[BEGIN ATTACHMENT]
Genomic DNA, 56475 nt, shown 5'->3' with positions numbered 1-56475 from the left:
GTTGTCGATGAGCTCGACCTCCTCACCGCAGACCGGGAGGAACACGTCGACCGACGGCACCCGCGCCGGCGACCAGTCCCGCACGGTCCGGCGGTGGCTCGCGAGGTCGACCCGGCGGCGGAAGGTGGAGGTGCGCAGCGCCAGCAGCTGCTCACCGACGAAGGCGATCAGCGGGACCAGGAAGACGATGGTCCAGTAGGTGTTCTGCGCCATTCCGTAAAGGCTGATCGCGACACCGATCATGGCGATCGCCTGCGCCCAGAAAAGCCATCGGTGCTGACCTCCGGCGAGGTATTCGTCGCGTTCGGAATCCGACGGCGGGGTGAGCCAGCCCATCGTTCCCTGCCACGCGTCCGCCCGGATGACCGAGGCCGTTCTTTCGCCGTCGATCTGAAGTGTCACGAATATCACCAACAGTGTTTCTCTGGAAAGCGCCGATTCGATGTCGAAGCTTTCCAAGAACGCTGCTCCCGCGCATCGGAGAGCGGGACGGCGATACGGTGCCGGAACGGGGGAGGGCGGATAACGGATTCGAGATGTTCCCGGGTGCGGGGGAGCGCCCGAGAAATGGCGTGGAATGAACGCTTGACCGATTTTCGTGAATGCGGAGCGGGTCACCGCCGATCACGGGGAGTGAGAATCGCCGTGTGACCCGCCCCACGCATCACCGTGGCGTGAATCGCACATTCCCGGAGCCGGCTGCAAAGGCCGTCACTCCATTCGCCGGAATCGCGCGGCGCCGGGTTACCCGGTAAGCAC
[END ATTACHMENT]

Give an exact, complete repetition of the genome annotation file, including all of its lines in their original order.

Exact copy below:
Genomic DNA, 56475 nt, shown 5'->3' with positions numbered 1-56475 from the left:
GTTGTCGATGAGCTCGACCTCCTCACCGCAGACCGGGAGGAACACGTCGACCGACGGCACCCGCGCCGGCGACCAGTCCCGCACGGTCCGGCGGTGGCTCGCGAGGTCGACCCGGCGGCGGAAGGTGGAGGTGCGCAGCGCCAGCAGCTGCTCACCGACGAAGGCGATCAGCGGGACCAGGAAGACGATGGTCCAGTAGGTGTTCTGCGCCATTCCGTAAAGGCTGATCGCGACACCGATCATGGCGATCGCCTGCGCCCAGAAAAGCCATCGGTGCTGACCTCCGGCGAGGTATTCGTCGCGTTCGGAATCCGACGGCGGGGTGAGCCAGCCCATCGTTCCCTGCCACGCGTCCGCCCGGATGACCGAGGCCGTTCTTTCGCCGTCGATCTGAAGTGTCACGAATATCACCAACAGTGTTTCTCTGGAAAGCGCCGATTCGATGTCGAAGCTTTCCAAGAACGCTGCTCCCGCGCATCGGAGAGCGGGACGGCGATACGGTGCCGGAACGGGGGAGGGCGGATAACGGATTCGAGATGTTCCCGGGTGCGGGGGAGCGCCCGAGAAATGGCGTGGAATGAACGCTTGACCGATTTTCGTGAATGCGGAGCGGGTCACCGCCGATCACGGGGAGTGAGAATCGCCGTGTGACCCGCCCCACGCATCACCGTGGCGTGAATCGCACATTCCCGGAGCCGGCTGCAAAGGCCGTCACTCCATTCGCCGGAATCGCGCGGCGCCGGGTTACCCGGTAAGCAC